Tom Wheeler served as the 31st Chairman of the Federal Communications Commission from 2013-2017.
The November 27 Senate hearing on the activities of the Federal Trade Commission (FTC) highlighted the shortcomings of applying industrial-era thinking to internet-era challenges. It is a situation exacerbated by the Trump Administration’s bias of companies over consumers. The new digital reality calls for both expansive regulatory oversight as well as legislative action.
In response to a question posed by a bearded Sen. Ted Cruz (R-TX), FTC Chairman Joseph Simons described the limits of his agency’s authority: “unless it is something that relates to a competition issue, or it’s unfair or deceptive, then I don’t think we have a role.” No role? On the contrary, as Big Tech creates new challenges to consumer protection and marketplace competition, the FTC should re-examine its role in terms of internet realities rather than clinging to industrial precedents.
Interestingly, the question to which the chairman was responding was Sen. Cruz’s complaint that social media was discriminating against conservative opinion. Rightfully, Chairman Simons pushed back against using regulation to referee the First Amendment. However, his constrained description of the FTC’s authority highlights the need for creative new responses the the ongoing collision between conservative dogma and the unconstrained activities of Big Tech.
Competition and Consumer Protection Intertwined
Once upon a time, the oversight of competition and the oversight of unfair or deceptive practices were distinct areas of the law: witness today’s separate FTC Bureaus of Competition and Consumer Protection. However, the unconstrained exploitation of digital technologies in recent years has welded the two legal concepts together. The unfair deception of consumers has enabled a noncompetitive industry structure which exploits consumers in turn.
Digital technology has intertwined the competition and deception issues to create new threats that require new thinking about statutory applications. Thus far, excessive faith in free market outcomes and lenient consumer protection enforcement has been exacerbated by the rapid expansion of previously unimagined digital capabilities. For instance, tech companies hiding behind “privacy policies” deceive consumers into thinking that they are protected when the policies actually grant permission to violate their privacy. Having accomplished that harm, such practices provide tech companies with a hoard of aggregated consumer information that thwarts competition in sending targeted information to consumers.
The FTC is typically regarded as the agency of government most qualified to deal with the broad challenges of the internet economy. While the Federal Communications Commission’s (FCC) jurisdiction is limited to the nation’s internet delivery networks (which the Trump FCC has declined to use, claiming the FTC is sufficient), the FTC has jurisdiction over the vast majority of the internet economy.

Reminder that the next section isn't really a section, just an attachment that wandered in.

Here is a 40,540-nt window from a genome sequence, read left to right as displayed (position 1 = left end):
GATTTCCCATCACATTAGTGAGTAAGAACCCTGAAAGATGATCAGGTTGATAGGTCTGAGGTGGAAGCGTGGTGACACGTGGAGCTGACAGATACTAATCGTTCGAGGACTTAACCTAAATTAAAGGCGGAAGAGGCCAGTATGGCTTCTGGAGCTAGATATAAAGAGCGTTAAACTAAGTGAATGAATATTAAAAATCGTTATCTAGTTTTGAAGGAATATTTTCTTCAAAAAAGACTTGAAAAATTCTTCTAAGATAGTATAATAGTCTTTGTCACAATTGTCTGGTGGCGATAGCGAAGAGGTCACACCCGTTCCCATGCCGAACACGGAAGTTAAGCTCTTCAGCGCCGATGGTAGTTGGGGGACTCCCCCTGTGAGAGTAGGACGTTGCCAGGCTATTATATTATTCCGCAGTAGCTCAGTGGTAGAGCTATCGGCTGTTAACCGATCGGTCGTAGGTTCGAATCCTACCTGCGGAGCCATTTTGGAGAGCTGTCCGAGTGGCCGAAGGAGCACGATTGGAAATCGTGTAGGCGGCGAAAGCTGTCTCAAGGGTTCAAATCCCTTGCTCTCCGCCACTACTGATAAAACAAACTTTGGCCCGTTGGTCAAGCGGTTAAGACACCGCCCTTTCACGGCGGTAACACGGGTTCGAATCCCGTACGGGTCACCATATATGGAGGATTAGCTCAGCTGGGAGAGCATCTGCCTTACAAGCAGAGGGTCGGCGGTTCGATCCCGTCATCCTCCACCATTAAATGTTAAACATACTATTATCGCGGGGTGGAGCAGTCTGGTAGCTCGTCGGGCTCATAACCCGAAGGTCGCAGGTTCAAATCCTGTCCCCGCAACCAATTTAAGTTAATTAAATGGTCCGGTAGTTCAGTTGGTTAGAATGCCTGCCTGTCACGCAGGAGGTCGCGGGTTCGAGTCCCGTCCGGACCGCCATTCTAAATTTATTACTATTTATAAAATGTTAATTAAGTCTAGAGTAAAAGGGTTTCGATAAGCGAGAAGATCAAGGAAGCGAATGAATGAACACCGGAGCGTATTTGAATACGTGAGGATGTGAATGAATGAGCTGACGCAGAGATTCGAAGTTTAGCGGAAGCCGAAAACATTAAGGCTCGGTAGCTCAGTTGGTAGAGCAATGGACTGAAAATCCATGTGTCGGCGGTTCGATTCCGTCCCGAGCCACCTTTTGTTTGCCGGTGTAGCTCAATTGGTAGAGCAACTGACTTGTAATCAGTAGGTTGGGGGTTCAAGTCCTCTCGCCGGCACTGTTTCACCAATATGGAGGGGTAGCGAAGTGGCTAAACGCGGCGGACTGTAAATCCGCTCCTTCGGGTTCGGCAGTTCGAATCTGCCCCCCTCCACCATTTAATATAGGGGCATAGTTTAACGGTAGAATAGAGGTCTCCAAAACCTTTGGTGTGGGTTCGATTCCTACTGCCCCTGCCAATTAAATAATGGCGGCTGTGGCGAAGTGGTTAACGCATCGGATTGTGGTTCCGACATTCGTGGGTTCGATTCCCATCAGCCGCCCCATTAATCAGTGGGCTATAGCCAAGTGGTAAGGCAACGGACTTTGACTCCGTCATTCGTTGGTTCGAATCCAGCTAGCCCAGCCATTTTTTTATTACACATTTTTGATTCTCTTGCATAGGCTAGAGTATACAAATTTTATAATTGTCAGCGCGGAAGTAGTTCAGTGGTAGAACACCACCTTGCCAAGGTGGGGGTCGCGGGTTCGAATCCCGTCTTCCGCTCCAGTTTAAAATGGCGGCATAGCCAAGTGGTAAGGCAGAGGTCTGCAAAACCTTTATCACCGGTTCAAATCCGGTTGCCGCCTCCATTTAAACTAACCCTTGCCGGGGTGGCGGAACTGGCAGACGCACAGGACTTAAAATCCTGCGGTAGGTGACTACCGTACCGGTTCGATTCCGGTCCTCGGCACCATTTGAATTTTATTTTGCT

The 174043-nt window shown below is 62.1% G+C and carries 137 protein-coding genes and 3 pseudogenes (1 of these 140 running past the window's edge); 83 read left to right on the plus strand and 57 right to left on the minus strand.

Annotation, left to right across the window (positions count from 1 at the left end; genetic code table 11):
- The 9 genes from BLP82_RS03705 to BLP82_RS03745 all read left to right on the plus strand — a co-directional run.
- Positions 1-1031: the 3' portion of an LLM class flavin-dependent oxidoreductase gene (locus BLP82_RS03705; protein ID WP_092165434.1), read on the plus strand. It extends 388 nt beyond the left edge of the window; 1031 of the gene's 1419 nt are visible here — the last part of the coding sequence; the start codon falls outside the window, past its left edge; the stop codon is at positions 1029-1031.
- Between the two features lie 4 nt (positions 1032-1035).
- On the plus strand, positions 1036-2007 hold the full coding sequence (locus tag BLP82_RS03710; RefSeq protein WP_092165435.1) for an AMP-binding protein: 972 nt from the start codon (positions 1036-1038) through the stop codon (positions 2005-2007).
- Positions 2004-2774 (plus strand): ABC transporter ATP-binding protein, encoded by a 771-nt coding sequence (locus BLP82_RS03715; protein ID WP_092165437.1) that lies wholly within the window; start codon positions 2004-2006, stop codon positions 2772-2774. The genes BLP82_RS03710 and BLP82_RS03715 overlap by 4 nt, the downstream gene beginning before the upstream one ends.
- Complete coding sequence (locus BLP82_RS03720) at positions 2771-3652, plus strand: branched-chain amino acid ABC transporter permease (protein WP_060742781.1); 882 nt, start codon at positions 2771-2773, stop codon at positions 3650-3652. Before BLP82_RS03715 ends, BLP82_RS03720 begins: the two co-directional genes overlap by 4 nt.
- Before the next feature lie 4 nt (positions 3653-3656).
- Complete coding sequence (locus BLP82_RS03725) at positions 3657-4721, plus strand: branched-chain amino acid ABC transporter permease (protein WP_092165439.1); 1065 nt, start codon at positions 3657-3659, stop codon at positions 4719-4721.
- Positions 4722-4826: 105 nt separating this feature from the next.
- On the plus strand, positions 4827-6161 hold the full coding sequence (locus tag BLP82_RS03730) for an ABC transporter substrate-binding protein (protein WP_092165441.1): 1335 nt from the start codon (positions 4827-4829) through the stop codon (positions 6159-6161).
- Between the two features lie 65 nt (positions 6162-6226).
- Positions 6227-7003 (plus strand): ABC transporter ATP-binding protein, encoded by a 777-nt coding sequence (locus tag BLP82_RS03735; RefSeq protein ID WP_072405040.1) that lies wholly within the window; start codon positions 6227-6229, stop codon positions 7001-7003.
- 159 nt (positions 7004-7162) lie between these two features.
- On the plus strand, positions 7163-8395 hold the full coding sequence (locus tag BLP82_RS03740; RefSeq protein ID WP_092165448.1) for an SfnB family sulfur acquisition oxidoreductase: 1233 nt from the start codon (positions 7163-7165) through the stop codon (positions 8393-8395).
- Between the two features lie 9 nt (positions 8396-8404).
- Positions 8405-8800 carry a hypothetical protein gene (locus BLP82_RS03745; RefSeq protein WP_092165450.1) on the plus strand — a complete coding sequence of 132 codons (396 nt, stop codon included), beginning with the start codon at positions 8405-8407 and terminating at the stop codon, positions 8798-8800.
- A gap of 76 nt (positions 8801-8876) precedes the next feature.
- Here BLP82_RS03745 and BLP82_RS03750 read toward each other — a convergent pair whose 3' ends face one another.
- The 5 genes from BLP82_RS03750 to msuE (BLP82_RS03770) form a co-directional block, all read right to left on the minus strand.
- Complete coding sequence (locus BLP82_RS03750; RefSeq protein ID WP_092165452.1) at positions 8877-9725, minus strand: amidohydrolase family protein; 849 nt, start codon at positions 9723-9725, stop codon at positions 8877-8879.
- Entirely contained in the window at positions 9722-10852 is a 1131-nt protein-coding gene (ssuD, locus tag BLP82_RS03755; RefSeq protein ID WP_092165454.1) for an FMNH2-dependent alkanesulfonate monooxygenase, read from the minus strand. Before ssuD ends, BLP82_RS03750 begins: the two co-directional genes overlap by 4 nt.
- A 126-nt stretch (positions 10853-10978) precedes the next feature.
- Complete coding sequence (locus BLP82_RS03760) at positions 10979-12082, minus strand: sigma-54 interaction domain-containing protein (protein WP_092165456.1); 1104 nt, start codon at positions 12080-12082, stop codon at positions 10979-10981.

As defined by its Chairman, the agency seems to view its authority through one-way glass. From its perch on Pennsylvania Avenue, the agency looks outward saying “our powers are limited,” instead of standing outside and asking “what does the new reality out here mean for what we can do?” It is a conservative lawyer’s view of the allegedly unrelated buckets of competition and deception rather than an advocate’s view of competition and consumer protection, asking what to do about how new digital activities have joined the two together. Our new times demand the expansive exercise of authority to tackle new problems.
For the next several years we will witness this debate play out in Congress. The companies that deliver the internet, such as Comcast and AT&T, along with the companies riding that delivery pathway, such as Facebook and Google, will argue how regulation risks breaking the magic of the internet. Those that speak on behalf of consumers and competition will argue that only government has the power to challenge the economic muscle of the tech giants.
If past is prologue, this debate will continue well past the 2020 elections. Chairman Simons’ testimony about the need for expanded authority and resources sets a litmus test for the Congress. However, the split leadership of the houses of Congress, the anti-regulation bias of the Trump Administration, and the incentive for companies to delay change as long as possible will fill the calendar with debate instead of decision.
The litmus test for Congress should also apply to the FTC itself. A forward-looking FTC could advance this debate by recognizing the convergence of unfair acts with uncompetitive behavior. Shedding its industrial interpretations could provide some short-term amelioration of current issues. Most importantly, it could draw a roadmap laying out the areas that need new legal authority. Protecting consumers and competition in the digital age requires conforming responsibilities established in the industrial era with the new realities established by information technology. The FTC needs to be as innovative in oversight as the companies are in technology.
Comcast, AT&T, Facebook, and Google are donors to the Brookings Institution. The findings, interpretations, and conclusions posted in this piece are solely those of the author and not influenced by any donation.